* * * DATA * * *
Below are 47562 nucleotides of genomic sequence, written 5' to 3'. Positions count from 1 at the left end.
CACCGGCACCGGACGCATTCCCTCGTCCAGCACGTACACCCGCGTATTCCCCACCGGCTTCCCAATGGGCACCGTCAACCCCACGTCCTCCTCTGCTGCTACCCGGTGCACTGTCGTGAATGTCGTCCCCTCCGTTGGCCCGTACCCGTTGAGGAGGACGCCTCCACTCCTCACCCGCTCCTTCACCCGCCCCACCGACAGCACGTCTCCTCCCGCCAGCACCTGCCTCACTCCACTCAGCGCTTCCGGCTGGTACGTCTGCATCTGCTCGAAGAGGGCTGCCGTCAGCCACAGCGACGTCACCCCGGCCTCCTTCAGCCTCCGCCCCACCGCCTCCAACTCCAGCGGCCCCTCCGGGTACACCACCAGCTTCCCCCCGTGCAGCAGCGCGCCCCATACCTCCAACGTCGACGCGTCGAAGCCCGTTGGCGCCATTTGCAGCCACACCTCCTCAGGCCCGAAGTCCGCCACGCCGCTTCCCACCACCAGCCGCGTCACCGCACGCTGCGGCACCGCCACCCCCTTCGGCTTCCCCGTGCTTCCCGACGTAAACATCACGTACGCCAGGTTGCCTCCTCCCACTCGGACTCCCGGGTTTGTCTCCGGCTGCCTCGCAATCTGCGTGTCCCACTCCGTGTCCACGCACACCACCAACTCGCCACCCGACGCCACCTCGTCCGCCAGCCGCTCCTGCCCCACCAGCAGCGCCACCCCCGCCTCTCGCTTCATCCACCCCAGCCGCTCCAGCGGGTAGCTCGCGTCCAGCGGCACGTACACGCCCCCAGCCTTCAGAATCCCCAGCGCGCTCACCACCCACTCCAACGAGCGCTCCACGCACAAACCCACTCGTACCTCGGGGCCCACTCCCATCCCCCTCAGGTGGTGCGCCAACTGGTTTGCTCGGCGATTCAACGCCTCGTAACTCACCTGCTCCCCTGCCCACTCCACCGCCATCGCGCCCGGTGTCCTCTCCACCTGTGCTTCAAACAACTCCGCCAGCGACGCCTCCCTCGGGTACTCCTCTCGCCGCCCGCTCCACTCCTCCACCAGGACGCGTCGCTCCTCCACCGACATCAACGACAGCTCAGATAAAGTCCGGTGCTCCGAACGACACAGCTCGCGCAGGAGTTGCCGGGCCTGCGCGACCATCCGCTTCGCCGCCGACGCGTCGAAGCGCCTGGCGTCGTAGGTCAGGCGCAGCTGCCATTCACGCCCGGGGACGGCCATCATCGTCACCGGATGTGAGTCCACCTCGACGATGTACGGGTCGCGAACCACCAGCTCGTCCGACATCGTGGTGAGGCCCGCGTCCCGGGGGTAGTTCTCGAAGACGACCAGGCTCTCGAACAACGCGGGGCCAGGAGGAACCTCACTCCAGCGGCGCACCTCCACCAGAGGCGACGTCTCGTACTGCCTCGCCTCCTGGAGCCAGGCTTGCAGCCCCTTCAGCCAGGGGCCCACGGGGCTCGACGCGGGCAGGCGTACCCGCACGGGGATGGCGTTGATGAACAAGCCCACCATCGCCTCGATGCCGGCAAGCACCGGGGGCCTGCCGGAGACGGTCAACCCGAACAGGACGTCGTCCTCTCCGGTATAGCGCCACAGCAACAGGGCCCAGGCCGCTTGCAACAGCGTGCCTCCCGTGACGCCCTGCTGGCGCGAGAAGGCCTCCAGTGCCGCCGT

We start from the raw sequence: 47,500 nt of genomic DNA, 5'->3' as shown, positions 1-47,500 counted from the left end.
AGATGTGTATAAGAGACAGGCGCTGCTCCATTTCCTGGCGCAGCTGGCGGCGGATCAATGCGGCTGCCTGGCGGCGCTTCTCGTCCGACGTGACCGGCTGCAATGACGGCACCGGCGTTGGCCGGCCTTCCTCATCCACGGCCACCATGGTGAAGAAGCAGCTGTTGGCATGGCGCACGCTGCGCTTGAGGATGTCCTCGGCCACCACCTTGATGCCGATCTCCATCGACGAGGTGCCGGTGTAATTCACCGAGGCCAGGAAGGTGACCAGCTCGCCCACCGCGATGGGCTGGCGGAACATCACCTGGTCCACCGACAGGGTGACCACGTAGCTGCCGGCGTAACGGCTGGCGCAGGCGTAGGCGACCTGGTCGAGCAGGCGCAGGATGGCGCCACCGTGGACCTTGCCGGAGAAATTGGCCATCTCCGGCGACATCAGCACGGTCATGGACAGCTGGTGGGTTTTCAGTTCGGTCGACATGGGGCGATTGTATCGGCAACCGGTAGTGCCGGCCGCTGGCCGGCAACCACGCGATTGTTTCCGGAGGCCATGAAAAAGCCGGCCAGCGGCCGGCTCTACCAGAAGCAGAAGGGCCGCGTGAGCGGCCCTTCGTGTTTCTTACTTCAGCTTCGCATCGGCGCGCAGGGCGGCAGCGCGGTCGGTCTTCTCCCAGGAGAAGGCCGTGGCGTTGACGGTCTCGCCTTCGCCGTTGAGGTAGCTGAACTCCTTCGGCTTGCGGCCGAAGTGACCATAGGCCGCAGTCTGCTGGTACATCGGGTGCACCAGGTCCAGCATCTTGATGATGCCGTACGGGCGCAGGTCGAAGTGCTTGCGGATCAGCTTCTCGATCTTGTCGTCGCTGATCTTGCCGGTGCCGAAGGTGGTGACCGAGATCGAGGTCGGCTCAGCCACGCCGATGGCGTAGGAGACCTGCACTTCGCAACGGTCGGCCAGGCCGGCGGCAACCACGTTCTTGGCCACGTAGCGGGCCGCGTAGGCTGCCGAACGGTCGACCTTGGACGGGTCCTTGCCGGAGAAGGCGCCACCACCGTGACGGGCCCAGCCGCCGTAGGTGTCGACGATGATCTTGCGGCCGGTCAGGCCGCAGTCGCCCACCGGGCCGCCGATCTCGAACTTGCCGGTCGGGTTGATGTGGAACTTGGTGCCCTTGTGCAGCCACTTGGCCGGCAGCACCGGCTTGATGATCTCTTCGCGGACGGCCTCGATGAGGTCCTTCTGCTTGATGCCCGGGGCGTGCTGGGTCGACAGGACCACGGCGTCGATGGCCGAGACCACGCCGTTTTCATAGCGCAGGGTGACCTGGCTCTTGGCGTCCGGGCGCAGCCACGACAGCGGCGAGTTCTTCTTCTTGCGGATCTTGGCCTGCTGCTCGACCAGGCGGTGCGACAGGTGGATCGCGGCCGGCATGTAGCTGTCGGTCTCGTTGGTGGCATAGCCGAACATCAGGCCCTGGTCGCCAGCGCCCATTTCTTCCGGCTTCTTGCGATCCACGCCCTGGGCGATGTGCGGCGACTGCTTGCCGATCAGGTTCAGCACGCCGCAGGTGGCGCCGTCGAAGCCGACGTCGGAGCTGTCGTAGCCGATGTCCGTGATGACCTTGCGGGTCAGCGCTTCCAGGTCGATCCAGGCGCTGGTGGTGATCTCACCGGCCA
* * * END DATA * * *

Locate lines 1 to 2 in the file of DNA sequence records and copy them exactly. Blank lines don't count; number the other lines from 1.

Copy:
Below are 47562 nucleotides of genomic sequence, written 5' to 3'. Positions count from 1 at the left end.
CACCGGCACCGGACGCATTCCCTCGTCCAGCACGTACACCCGCGTATTCCCCACCGGCTTCCCAATGGGCACCGTCAACCCCACGTCCTCCTCTGCTGCTACCCGGTGCACTGTCGTGAATGTCGTCCCCTCCGTTGGCCCGTACCCGTTGAGGAGGACGCCTCCACTCCTCACCCGCTCCTTCACCCGCCCCACCGACAGCACGTCTCCTCCCGCCAGCACCTGCCTCACTCCACTCAGCGCTTCCGGCTGGTACGTCTGCATCTGCTCGAAGAGGGCTGCCGTCAGCCACAGCGACGTCACCCCGGCCTCCTTCAGCCTCCGCCCCACCGCCTCCAACTCCAGCGGCCCCTCCGGGTACACCACCAGCTTCCCCCCGTGCAGCAGCGCGCCCCATACCTCCAACGTCGACGCGTCGAAGCCCGTTGGCGCCATTTGCAGCCACACCTCCTCAGGCCCGAAGTCCGCCACGCCGCTTCCCACCACCAGCCGCGTCACCGCACGCTGCGGCACCGCCACCCCCTTCGGCTTCCCCGTGCTTCCCGACGTAAACATCACGTACGCCAGGTTGCCTCCTCCCACTCGGACTCCCGGGTTTGTCTCCGGCTGCCTCGCAATCTGCGTGTCCCACTCCGTGTCCACGCACACCACCAACTCGCCACCCGACGCCACCTCGTCCGCCAGCCGCTCCTGCCCCACCAGCAGCGCCACCCCCGCCTCTCGCTTCATCCACCCCAGCCGCTCCAGCGGGTAGCTCGCGTCCAGCGGCACGTACACGCCCCCAGCCTTCAGAATCCCCAGCGCGCTCACCACCCACTCCAACGAGCGCTCCACGCACAAACCCACTCGTACCTCGGGGCCCACTCCCATCCCCCTCAGGTGGTGCGCCAACTGGTTTGCTCGGCGATTCAACGCCTCGTAACTCACCTGCTCCCCTGCCCACTCCACCGCCATCGCGCCCGGTGTCCTCTCCACCTGTGCTTCAAACAACTCCGCCAGCGACGCCTCCCTCGGGTACTCCTCTCGCCGCCCGCTCCACTCCTCCACCAGGACGCGTCGCTCCTCCACCGACATCAACGACAGCTCAGATAAAGTCCGGTGCTCCGAACGACACAGCTCGCGCAGGAGTTGCCGGGCCTGCGCGACCATCCGCTTCGCCGCCGACGCGTCGAAGCGCCTGGCGTCGTAGGTCAGGCGCAGCTGCCATTCACGCCCGGGGACGGCCATCATCGTCACCGGATGTGAGTCCACCTCGACGATGTACGGGTCGCGAACCACCAGCTCGTCCGACATCGTGGTGAGGCCCGCGTCCCGGGGGTAGTTCTCGAAGACGACCAGGCTCTCGAACAACGCGGGGCCAGGAGGAACCTCACTCCAGCGGCGCACCTCCACCAGAGGCGACGTCTCGTACTGCCTCGCCTCCTGGAGCCAGGCTTGCAGCCCCTTCAGCCAGGGGCCCACGGGGCTCGACGCGGGCAGGCGTACCCGCACGGGGATGGCGTTGATGAACAAGCCCACCATCGCCTCGATGCCGGCAAGCACCGGGGGCCTGCCGGAGACGGTCAACCCGAACAGGACGTCGTCCTCTCCGGTATAGCGCCACAGCAACAGGGCCCAGGCCGCTTGCAACAGCGTGCCTCCCGTGACGCCCTGCTGGCGCGAGAAGGCCTCCAGTGCCGCCGT